Importance Of Accounting Neutral

991 Words 4 Pages
This essay will give an explanation of what neutrality is as well as talking about the neutrality of accounting and how this is promoted by the International Financial Reporting Standards (IFRS). Moreover, it will also include the meaning of economic reality and how the IFRS promotes it.
Can accounting be neutral?
“Neutrality means that both in formulating or applying standards, the primary concern should be the relevance and reliability of the information that results, not the effect that the new rule may have on a particular interest.”
In order for accounting to be neutral it suggests that all the information which is contained in the financial statements of a business should be unbiased. This means that it should have a balanced view
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Moreover, this framework includes many different concepts which contribute towards the economic reality of a business. The IFRS includes qualitative characteristics of useful financial information which explains that in order for financial reports to be useful, they should be able to faithfully represent the things they are meant to represent. Furthermore, there is the reliability principle is the concept which aims to record only those transactions in the accounting system that you can verify with objective evidence such receipts from purchases and bank statements. This helps a business minimise errors and also demonstrate the trustworthiness of the financial …show more content…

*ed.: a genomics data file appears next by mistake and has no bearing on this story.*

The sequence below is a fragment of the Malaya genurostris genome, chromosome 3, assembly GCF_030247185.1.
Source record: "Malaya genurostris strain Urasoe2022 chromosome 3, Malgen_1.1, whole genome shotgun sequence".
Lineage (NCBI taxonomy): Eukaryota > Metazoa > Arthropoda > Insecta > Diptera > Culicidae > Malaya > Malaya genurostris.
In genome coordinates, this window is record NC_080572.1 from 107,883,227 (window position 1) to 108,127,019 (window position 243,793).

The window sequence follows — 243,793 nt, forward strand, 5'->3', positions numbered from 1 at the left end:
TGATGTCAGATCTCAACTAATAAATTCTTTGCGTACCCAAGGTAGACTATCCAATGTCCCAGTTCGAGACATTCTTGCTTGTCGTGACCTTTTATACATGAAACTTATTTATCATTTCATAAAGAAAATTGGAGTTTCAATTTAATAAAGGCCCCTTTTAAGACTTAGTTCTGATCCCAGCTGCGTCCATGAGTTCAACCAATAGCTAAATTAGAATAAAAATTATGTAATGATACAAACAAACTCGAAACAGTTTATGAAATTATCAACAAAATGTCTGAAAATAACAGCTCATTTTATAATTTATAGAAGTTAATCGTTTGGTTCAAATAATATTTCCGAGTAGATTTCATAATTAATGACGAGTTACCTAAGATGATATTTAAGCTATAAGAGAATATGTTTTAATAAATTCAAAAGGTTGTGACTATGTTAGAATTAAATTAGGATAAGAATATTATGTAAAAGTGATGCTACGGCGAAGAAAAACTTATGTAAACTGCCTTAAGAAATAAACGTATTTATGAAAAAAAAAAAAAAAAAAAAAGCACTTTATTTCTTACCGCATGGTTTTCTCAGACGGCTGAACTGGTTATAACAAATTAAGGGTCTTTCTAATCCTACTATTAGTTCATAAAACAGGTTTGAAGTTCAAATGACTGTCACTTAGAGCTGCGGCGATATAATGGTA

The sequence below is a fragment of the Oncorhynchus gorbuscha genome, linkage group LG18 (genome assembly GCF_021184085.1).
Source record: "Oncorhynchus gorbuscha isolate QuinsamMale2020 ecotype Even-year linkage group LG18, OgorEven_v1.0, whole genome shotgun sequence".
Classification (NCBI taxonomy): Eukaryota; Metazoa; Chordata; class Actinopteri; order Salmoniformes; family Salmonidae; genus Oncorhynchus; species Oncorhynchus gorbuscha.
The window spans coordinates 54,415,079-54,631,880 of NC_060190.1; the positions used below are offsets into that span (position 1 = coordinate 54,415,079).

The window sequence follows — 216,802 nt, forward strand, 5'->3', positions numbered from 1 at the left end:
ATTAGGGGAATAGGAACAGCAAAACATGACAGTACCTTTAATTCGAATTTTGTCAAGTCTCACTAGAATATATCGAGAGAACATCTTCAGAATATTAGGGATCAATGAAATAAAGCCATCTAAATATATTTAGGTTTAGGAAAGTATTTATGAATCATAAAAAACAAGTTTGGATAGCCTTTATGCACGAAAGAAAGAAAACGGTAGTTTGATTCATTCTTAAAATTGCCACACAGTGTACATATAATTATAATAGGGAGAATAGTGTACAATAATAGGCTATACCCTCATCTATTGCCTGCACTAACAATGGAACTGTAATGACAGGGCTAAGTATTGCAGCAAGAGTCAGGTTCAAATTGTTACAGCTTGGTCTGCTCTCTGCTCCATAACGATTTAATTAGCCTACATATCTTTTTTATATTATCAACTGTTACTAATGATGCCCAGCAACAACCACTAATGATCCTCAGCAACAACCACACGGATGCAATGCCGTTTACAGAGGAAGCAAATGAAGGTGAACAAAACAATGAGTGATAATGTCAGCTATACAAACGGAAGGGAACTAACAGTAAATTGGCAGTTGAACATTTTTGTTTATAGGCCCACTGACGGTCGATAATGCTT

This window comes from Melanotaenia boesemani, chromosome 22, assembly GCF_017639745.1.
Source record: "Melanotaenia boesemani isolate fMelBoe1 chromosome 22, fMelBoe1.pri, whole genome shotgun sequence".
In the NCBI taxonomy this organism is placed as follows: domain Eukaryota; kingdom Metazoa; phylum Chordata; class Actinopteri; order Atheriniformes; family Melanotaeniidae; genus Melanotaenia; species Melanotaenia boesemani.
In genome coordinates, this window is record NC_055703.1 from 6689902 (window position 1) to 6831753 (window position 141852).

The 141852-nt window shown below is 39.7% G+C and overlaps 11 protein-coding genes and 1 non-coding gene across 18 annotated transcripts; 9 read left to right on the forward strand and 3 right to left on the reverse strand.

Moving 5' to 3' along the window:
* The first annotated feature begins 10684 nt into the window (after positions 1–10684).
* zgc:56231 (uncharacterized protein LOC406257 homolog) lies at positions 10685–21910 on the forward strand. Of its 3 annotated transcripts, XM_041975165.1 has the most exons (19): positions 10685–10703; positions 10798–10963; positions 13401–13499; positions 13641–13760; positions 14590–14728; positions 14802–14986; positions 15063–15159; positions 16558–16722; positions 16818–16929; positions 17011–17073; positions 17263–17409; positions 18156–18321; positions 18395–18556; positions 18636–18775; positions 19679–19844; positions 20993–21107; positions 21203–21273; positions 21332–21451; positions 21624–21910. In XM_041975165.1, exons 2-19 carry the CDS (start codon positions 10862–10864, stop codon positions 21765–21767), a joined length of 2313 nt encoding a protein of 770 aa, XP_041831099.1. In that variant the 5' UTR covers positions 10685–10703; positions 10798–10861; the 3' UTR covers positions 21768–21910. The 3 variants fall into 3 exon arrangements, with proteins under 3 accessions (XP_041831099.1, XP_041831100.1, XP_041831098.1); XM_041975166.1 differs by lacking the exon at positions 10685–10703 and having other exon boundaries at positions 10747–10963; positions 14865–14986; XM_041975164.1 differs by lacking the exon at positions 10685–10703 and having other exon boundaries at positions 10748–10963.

The prudence concept is an accounting principle, also known as the conservatism principle, which requires accountants to record liabilities and expenses right when they arise, however only record income when it is recognised and when it is certain that they received it. This suggests that accounting required accountants to be very cautious when implementing policies and estimates, in a way that the businesses income and assets are not overstated and the businesses expenses and liabilities are not understated. The Exposure Draft characterises prudence as the exercise of caution when making judgements under conditions of uncertainty, but does not reflect the notion of ‘asymmetric prudence’—the recognition of losses and liabilities at a lower level of likelihood (and hence often earlier) than gains and assets(Financial Reporting Council, 2016). For example, recognition of an impairment loss but not a possible gain due to an increase in the economic resource above cost suggests that this is not neutral. Mr Finnegan thinks that if prudence is included in the Conceptual Framework or any standard, it would introduce bias and would create confusion in the minds of many preparers

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